Does Pet Insurance Cover Treatments for Valley Fever?
I have medical coverage (pet insurance) for my pup, and they advised me that treatments for Valley Fever (not the tests or diagnosis) are covered on my plan. Every company is different, and each company has different plans. When you evaluate pet insurance companies, make sure you ask what the coverage is for Valley Fever and how long it lasts. Be aware that most companies will not insure your pet for pre-existing conditions. That means that if your dog has already been diagnosed with Valley Fever, they probably won't cover it.
Drugs like Fluconazole are typically obtained through regular pharmacies and not dispensed by the veterinarian. Because the prescription will be written in your pet's name, the pharmacy will not submit that to your (human) medical insurance plan. You will pay regular retail for it.
Fluconazole can be very expensive. The dosage is usually between 2.5 and 10mg per kilogram weight of your dog per day. Since a kilogram is about 2.2 pounds, a dog that weighs 65 pounds, may need 200mg or more per day. That's just an example. Beware of shopping online -- prices quoted may be per pill and not per 30-day supply! Last time I checked, Costco had the cheapest price of the bog box stores, and you don't need to be a Costco member to use their pharmacy. In Arizona, we have several free discount cards for prescription drugs that may help you with some of the cost.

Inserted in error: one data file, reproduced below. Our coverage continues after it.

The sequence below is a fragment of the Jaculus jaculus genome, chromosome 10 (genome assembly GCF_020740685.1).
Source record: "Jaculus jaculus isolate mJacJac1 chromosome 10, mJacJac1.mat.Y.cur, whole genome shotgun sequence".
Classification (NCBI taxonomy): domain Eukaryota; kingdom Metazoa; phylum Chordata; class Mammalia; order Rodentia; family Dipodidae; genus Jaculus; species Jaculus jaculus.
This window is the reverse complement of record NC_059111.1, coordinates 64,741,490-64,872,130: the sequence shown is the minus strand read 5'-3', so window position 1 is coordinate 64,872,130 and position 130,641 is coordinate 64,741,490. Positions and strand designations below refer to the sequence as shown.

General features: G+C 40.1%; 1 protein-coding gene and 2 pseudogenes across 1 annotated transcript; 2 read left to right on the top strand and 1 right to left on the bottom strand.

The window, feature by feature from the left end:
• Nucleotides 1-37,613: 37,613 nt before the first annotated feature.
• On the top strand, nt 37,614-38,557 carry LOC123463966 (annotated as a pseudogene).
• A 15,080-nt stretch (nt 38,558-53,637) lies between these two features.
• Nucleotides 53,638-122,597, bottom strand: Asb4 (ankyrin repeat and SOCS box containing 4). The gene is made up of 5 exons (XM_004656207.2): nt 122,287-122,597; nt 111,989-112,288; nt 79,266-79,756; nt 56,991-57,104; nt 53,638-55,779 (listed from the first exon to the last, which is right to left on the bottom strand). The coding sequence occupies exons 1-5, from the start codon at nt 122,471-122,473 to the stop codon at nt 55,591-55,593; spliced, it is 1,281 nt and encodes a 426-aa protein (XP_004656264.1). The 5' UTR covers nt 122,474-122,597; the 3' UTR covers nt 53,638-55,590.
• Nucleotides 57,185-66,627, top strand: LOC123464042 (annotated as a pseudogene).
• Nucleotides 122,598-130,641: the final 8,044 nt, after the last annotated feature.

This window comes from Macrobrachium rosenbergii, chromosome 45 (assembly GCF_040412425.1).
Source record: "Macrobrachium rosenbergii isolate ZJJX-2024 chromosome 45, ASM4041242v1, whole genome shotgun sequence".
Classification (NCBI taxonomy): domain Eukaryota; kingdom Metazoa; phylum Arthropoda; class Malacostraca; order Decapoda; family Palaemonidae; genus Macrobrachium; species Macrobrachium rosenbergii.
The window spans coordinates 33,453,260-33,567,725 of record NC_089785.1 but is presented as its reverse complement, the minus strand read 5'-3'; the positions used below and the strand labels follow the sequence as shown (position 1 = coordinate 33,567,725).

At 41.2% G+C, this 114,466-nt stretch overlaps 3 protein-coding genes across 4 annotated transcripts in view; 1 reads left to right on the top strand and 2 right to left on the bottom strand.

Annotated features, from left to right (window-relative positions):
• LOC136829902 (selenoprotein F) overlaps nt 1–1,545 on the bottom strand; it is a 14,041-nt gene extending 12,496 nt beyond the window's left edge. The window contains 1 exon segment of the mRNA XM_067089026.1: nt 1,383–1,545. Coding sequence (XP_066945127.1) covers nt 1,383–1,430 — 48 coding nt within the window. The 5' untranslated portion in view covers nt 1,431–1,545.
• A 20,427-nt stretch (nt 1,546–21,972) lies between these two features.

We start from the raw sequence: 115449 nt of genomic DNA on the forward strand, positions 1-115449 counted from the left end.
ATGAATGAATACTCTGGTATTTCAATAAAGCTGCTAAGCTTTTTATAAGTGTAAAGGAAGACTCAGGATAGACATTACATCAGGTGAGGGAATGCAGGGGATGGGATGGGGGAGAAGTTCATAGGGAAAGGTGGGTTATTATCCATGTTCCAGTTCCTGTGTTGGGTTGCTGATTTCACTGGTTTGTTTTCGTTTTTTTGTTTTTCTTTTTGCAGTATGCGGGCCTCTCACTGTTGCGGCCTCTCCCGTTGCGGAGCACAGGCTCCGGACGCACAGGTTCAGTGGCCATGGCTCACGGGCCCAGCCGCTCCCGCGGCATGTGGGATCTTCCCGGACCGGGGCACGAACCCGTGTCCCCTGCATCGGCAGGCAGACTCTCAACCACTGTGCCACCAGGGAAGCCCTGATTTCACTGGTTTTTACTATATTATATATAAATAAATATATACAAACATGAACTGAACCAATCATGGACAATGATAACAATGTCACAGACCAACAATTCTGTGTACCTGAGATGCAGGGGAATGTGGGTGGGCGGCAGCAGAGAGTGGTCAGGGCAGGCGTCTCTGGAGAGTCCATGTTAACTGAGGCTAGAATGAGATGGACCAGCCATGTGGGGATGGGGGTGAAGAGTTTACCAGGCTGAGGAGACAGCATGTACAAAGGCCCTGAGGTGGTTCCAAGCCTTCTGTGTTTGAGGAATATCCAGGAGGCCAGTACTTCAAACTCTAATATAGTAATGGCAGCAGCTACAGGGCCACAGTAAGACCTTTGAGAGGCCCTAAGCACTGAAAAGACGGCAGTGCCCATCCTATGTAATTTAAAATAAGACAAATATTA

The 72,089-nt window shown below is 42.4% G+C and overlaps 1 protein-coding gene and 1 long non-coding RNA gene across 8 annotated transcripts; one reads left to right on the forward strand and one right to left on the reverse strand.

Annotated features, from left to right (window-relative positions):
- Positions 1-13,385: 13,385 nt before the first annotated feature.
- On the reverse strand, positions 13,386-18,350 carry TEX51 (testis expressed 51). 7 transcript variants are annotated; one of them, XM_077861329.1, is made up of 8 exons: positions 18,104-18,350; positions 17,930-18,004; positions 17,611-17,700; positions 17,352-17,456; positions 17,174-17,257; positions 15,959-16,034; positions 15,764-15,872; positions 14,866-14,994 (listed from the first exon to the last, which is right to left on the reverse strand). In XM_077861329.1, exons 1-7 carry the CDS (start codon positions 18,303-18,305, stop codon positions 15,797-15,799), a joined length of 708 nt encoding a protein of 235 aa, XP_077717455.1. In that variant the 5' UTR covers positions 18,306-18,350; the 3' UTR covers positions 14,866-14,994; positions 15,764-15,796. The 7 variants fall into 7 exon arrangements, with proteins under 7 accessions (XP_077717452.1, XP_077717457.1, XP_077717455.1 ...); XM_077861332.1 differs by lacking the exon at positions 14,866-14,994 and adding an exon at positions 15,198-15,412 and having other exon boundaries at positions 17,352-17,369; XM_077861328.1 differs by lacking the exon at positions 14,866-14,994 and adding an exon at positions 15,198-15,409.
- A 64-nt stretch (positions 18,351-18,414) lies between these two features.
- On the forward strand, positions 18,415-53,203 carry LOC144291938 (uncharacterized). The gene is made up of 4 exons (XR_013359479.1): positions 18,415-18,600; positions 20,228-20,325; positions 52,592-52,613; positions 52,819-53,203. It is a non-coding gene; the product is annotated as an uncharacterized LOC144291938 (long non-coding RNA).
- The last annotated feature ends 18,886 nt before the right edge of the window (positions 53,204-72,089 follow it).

- Maricopa County Prescription Discount Card
- Arizona CoppeRX® Card
- Coast2CoastRx Prescription Drug Discount Card for residents of Chandler, Gilbert, Glendale, Phoenix
What Can I Do To Prevent Valley Fever?You can't stop Valley Fever -- it's on the ground and in the air here. It is caused by spores in dust. You can, however, reduce the likelihood of your dog being infected, or at least mitigate its impact.
- Don't leave your dog in a yard that has not been landscaped. If it's just dirt and dust, that's what she is inhaling all day. Grass or desert rock/gravel is better.
- Don't walk or run your dog in open desert areas or undeveloped lots. It's the same concept as number (1) above.
- Don't walk your dog during dust storms or haboobs.
- Be aware of symptoms, and have your dog examined by a veterinarian if they arise. Valley Fever can spread to other organs.
Note: I am not a veterinarian nor am I a doctor. If your pet exhibits symptoms for more than a day or two, take the pet to a veterinarian who is familiar with Valley Fever for an examination.